Which one of the following, if true, most helps to explain why raisins contain more iron per calorie than do grapes?

(A) Since grapes are bigger than raisins, it takes several bunches of grapes to provide the same amount of iron as a handful of raisins does.............this repeats the fact that raisins contain more iron but does not explain why?

(B) Caramelized sugar cannot be digested, so its calories do not count toward the food calorie content of raisins.........This explains that since food calorie is reduced in the ratio of iron to food calorie the ratio value increases and thus raisins have more ion per food than grapes.

(C) The body can absorb iron and other nutrients more quickly from grapes than from raisins because of the relatively high water content of grapes...............How body absorbs is not of concern here. OFS

(D) Raisins, but not grapes, are available year-round, so many people get a greater share of their yearly iron intake from raisins than from grapes................why they contain more iron is the question not how much they are available

(E) Raisins are often eaten in combination with other iron-containing foods, while grapes are usually eaten by themselves................how they are consumed are out of concern and does not explain anything.
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Re: Raisins are made by drying grapes in the sun  [#permalink]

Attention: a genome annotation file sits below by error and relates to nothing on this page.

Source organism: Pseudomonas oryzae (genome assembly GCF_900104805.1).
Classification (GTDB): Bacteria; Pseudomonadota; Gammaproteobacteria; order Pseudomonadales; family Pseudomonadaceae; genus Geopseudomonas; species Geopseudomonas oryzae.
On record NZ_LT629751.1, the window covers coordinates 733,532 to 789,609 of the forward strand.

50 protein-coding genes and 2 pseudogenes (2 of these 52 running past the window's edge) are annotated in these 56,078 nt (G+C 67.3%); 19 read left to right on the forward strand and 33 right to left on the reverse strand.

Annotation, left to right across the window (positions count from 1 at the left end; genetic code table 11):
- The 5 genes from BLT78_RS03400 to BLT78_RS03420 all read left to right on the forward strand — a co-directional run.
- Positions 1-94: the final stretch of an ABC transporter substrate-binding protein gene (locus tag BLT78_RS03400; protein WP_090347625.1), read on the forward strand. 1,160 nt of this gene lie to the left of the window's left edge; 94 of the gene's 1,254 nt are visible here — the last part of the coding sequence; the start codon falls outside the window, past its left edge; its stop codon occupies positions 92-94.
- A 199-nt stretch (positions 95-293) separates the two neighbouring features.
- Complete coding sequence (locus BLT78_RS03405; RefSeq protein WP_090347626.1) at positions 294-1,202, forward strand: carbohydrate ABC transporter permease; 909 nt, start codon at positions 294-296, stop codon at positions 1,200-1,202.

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New post 14 Jan 2016, 11:38
B! Phrased another way, 1 raisin will have fewer calories than 1 grape since caramelized sugars aren't digested (bull ****, but assumed). While the iron amount remains the same, the iron amount PER CALORIE is obviously higher for 1 raisin, since it has less calories.
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Re: Raisins are made by drying grapes in the sun  [#permalink]

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New post 11 Apr 2017, 06:18
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BrainLab wrote:
Raisins are made by drying grapes in the sun. Although some of the sugar in the grapes is caramelized in the process, nothing is added.
Moreover, the only thing removed from the grapes is the water that evaporates during the drying, and water contains no calories or nutrients.
The fact that raisins contain more iron per food calorie than grapes do is thus puzzling.

Which one of the following, if true, most helps to explain why raisins contain more iron per calorie than do grapes?

(A) Since grapes are bigger than raisins, it takes several bunches of grapes to provide the same amount of iron as a handful of raisins does.
(B) Caramelized sugar cannot be digested, so its calories do not count toward the food calorie content of raisins.
(C) The body can absorb iron and other nutrients more quickly from grapes than from raisins because of the relatively high water content of grapes.
(D) Raisins, but not grapes, are available year-round, so many people get a greater share of their yearly iron intake from raisins than from grapes.
(E) Raisins are often eaten in combination with other iron-containing foods, while grapes are usually eaten by themselves.


Source : LSAT PrepTest 36, December 2001
Source : Veritas Prep
Source : PowerScore

Explanation from Veritas Prep